Early this morning, I have a great conversation with my fellow IT faculty. We’ve talked about IT career in the remote places and having IT as a teaching profession. Really hit us so hard! We are living in the middle of digital transition 10 years ago and now we are facing the ugly truth of transfering knowledge to these young adults taking up Computer Science and Information Technology courses.
- Late 30, she is a college instructor in a private institution;
- Mid-30, he is also a college instructor from a private school; and
- Early 30, your storyteller.
We are in our 30s and this is how the conversation goes through.
I enter the computer laboratory room starting my welcome conversation with, “Hi! I was enjoying a conversation a while ago that I haven’t noticed the time. Am I late? Where are the others? What time are we going to start?” I am talking about the group of students who is about to present their final thesis with us. They both glanced at me, as I am smiling towards them trying to divert an attention and bring them a nice conversation.
I seated beside the mid-30 who is currently busy working on his netbook with teaching load report. I started the topic, “Are you also the one doing that thing?” then he smiled. “How is it going?” I asked him. “Well, everything is good so far”, he answered.
In my curiosity, I asked another question. “How do you find the workload and employment status in your institution during this transition stage?” looking at him with eagerness to hear more stories.
“Okay, the problem I am facing with these data is the highest rate of turn-overs. I mean, the faculty in their 20s under my college program lasted only for two years. Then they will file a resignation immediately for the most common reason, they’ve found greener pasture like being hired in a public institution or in a remote workplace where the income is quiet better than what we offer in private. Why those who are teaching in our field (Information Technology program) have the highest turn-over among other programs we offered? I am talking about IT faculty in their 20s, they are difficult to please. They can’t stay in one place for years”, then he laughed.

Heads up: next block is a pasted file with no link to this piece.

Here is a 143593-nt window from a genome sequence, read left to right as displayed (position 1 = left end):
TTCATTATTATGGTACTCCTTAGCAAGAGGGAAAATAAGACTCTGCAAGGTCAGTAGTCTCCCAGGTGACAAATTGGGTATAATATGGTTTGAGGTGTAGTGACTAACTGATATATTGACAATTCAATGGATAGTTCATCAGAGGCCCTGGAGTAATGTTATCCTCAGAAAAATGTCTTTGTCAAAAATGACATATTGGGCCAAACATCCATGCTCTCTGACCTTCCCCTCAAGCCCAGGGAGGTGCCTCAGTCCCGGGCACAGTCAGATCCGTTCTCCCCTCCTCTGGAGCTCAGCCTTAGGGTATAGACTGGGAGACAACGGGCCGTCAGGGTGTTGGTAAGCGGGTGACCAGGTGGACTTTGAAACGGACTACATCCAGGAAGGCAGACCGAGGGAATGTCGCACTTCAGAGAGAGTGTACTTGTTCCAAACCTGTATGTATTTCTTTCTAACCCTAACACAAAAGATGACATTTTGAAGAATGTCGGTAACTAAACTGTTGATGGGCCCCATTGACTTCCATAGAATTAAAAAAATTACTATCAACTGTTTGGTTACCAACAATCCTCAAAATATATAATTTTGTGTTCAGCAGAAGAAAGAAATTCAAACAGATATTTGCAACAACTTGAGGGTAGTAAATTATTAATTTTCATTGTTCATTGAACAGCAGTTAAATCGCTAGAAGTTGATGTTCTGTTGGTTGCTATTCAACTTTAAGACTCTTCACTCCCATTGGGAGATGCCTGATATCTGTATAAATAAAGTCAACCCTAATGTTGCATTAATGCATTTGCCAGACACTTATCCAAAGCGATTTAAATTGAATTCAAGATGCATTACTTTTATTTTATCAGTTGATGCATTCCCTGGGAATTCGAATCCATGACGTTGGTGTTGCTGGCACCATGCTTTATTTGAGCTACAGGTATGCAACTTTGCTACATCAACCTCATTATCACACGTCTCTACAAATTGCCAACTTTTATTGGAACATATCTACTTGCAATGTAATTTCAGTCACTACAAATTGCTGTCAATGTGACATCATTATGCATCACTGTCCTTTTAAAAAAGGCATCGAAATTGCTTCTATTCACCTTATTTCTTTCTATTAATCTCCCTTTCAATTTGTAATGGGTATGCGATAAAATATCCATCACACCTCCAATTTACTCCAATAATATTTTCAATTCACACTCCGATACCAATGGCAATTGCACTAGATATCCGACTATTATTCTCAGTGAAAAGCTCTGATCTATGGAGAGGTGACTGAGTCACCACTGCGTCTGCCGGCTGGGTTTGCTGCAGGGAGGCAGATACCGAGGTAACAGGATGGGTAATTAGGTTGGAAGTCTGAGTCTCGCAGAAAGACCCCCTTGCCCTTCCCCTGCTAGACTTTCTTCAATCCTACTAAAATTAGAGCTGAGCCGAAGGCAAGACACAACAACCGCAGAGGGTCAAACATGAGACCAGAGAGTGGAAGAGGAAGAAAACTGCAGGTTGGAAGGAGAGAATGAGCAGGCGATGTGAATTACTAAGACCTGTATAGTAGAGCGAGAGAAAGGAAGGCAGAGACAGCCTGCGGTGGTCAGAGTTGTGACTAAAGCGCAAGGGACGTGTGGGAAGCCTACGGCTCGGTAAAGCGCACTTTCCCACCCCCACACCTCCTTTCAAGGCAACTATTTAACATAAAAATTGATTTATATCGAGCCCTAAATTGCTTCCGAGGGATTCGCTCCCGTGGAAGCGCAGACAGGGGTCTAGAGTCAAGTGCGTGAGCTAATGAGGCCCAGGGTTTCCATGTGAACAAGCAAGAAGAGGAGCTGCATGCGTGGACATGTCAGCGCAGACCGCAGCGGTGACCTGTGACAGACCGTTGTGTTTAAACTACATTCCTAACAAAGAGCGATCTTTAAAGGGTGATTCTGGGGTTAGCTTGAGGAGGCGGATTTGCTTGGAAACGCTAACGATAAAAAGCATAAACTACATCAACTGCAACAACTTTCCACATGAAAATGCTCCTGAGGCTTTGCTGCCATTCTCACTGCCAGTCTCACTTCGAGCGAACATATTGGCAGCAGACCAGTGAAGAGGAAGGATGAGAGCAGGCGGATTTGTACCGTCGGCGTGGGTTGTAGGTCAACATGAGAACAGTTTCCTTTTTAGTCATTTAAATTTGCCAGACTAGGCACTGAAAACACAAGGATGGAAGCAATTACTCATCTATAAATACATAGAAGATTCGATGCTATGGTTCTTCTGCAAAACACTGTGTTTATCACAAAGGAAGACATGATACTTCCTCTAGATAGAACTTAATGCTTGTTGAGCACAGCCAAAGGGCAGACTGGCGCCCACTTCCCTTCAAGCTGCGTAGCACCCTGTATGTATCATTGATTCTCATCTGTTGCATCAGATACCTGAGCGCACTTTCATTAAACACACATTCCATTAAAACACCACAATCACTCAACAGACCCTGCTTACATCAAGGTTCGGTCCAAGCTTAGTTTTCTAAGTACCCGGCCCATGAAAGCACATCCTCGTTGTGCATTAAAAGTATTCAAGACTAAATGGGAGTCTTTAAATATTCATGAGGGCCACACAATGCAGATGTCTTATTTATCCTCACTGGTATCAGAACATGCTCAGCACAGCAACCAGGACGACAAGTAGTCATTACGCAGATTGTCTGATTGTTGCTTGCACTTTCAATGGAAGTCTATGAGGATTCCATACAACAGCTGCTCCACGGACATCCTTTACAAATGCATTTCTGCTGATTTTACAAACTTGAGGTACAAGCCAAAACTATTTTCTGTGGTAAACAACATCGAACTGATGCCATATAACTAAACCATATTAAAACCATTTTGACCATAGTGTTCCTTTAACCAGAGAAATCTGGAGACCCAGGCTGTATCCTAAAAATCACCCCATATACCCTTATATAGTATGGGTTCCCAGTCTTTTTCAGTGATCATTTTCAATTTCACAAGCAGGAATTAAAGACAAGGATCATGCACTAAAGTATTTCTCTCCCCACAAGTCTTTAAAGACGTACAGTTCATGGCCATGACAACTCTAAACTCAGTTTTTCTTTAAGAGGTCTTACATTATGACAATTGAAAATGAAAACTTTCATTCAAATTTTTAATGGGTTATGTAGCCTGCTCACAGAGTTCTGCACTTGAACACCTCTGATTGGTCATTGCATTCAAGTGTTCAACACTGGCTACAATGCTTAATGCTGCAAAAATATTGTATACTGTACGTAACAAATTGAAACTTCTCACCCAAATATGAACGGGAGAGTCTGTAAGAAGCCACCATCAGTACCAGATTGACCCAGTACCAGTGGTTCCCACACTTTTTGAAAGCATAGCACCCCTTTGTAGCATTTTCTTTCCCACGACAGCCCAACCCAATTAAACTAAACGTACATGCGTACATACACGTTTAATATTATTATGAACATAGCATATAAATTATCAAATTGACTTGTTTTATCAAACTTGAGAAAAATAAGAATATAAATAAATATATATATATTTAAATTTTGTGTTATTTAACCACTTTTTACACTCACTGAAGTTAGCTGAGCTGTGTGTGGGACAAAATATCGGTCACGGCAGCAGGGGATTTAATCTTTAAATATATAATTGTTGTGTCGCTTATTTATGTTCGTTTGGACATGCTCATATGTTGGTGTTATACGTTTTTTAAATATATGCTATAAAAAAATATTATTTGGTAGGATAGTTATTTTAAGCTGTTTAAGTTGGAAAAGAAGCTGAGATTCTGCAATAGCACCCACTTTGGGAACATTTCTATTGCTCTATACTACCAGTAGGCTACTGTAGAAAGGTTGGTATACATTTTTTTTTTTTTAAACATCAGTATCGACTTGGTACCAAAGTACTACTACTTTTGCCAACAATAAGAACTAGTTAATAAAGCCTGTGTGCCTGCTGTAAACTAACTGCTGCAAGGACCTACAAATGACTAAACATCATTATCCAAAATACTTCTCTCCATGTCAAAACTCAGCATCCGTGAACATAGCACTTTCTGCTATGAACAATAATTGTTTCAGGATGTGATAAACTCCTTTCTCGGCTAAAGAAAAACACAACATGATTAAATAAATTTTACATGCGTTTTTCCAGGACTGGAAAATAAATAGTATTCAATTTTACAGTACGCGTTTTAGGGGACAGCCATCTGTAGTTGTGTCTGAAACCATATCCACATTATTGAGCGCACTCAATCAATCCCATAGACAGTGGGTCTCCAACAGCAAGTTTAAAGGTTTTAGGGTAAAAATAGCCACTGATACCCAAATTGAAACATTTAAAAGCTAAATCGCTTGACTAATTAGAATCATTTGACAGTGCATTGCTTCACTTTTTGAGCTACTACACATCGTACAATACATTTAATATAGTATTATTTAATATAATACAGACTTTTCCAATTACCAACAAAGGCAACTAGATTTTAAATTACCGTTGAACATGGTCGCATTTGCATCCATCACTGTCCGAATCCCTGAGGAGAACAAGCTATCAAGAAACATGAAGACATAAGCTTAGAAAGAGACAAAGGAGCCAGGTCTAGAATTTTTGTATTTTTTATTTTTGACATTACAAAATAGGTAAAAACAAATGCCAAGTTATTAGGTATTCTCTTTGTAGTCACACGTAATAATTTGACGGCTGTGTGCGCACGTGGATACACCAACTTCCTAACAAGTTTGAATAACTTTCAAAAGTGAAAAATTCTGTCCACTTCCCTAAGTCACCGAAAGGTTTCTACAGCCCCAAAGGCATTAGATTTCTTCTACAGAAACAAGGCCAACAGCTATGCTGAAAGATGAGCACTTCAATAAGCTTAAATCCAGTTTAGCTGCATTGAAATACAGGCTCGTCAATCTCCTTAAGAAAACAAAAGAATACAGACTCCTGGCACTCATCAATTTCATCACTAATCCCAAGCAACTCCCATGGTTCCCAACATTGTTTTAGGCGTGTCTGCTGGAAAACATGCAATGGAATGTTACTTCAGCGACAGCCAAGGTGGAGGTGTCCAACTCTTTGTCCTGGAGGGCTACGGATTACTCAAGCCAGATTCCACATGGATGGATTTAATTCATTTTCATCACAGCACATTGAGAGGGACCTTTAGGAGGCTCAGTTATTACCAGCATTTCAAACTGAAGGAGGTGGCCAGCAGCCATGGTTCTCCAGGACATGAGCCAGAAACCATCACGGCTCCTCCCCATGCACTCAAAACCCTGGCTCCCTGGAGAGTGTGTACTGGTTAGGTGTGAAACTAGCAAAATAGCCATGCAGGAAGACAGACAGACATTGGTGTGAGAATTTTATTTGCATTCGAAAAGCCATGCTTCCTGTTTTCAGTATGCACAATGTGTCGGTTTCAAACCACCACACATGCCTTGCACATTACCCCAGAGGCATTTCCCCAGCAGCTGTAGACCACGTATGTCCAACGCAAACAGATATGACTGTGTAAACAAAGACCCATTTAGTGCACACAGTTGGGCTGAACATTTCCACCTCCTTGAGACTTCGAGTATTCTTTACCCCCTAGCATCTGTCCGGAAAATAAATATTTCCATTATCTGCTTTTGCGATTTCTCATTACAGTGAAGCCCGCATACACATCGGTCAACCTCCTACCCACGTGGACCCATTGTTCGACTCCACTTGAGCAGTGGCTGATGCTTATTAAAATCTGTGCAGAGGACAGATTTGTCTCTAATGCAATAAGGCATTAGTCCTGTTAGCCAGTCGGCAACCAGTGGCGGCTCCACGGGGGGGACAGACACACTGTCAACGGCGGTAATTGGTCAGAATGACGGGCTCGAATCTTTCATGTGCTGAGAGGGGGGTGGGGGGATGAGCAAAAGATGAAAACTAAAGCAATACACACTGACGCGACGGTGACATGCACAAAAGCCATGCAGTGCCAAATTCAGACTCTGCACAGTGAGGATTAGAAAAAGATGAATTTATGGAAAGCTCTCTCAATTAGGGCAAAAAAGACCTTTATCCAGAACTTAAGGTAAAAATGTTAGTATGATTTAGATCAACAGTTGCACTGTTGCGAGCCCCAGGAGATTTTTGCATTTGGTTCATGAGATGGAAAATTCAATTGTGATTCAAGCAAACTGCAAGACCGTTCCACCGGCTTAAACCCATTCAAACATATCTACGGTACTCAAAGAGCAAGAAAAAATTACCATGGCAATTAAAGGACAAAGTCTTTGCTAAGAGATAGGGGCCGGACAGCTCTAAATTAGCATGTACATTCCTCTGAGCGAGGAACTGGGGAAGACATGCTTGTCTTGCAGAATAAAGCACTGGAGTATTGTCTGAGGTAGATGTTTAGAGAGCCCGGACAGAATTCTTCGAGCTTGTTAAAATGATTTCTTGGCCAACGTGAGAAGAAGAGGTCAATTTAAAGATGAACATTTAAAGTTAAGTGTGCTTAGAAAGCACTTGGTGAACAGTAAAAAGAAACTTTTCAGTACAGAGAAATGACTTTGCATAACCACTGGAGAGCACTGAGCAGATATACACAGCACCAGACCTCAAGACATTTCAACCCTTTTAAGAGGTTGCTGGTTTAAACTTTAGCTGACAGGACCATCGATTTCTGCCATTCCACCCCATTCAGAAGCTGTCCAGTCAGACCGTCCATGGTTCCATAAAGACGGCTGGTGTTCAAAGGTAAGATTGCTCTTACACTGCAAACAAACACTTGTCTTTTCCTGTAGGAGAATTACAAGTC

“And how about us, we are in our 30s? Why we are still in this field? “, I uttered. “Maybe, we have a highly dedicated in this kind of work. And it is very hard on us to give up this profession”.
The late 30s joined the conversation, “There is another issue, these 20s are digital natives and we can’t blame them on their attitude towards career. They quickly learned things”.
“This is the reason why in teaching industry we keep on learning and studying. Continue master’s degree and later get the doctorate”, she continued.
True. “And for us to keep up-to-date, we try different jobs (both traditional and online) to share them the experiences we have. In that way, we are also learning to embrace the fast changing technologies in their time”, I added.
The workforce that made up of employees/personnel in 30s are found to be more productive (that was a study conducted on 2003). It has big difference nowadays, millenials who reached the age of 30s has different performance level at work.
This may vary in the types of job they are working in. But in the teaching industry here in the Philippines (specifically in the university that I am currently teaching), millenial faculty and staff who are in 30s are not as productive as the study shown in 2003. This is the result of globalization that creates diversity among individuals.
How many percent among the employees/personnel in 30s have their gadget used overnight watching movies online, lurking in the different social media platforms, and maintaining blog? This activities can cause low productivity at work.
What problems we are facing in teaching the digital citizens?
This will be the next realization topic in my next post.